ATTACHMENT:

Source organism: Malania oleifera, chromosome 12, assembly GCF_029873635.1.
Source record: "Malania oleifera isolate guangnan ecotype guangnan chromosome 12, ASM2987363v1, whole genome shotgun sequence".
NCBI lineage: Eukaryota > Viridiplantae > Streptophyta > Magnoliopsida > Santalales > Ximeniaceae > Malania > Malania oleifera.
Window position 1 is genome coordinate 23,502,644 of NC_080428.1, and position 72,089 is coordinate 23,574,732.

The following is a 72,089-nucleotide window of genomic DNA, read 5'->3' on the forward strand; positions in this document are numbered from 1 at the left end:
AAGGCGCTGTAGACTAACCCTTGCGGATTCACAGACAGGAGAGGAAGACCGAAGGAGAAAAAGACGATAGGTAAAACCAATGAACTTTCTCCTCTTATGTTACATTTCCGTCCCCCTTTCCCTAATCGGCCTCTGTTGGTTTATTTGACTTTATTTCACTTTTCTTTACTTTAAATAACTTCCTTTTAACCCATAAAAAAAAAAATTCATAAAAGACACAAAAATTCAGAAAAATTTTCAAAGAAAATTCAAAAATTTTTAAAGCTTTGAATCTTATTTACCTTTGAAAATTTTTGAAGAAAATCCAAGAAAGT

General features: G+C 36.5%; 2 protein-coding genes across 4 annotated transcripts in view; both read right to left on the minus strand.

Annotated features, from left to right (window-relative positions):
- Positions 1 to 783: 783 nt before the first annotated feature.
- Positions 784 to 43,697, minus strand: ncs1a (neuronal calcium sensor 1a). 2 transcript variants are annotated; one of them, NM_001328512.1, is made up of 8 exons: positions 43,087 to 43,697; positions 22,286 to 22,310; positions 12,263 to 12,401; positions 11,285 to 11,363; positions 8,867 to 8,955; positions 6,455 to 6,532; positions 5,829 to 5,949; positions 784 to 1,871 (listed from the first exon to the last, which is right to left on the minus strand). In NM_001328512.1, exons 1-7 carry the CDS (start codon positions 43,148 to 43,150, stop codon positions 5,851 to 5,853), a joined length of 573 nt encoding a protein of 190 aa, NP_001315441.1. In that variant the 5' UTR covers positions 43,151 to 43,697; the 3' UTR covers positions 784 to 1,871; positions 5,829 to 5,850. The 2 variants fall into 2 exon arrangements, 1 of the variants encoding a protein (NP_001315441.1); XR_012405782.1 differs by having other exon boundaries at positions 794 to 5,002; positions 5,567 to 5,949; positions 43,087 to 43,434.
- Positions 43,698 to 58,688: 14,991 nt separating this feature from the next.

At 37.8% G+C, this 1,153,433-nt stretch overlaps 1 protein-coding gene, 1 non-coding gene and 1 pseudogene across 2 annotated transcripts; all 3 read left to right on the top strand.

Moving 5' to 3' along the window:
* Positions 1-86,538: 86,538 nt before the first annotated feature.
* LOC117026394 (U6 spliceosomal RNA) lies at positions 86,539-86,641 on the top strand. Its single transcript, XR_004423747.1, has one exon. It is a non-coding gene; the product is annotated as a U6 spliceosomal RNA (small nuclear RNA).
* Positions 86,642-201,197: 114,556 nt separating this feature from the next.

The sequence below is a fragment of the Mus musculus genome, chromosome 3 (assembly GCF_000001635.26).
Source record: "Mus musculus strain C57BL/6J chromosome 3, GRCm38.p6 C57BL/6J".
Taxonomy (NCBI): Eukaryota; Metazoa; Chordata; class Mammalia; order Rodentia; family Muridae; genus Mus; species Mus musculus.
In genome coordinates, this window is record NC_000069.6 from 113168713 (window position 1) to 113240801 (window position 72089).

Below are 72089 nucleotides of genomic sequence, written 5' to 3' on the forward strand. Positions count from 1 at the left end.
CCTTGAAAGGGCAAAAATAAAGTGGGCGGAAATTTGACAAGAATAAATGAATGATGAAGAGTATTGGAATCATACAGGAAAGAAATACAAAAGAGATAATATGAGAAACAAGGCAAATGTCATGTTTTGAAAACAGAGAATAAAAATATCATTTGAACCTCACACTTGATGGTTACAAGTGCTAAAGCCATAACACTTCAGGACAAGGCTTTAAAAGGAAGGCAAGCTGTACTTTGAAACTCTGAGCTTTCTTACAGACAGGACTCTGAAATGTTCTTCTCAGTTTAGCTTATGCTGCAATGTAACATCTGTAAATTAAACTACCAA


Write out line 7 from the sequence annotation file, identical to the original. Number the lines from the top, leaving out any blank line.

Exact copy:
General features: G+C 36.5%; 2 protein-coding genes across 4 annotated transcripts in view; both read right to left on the minus strand.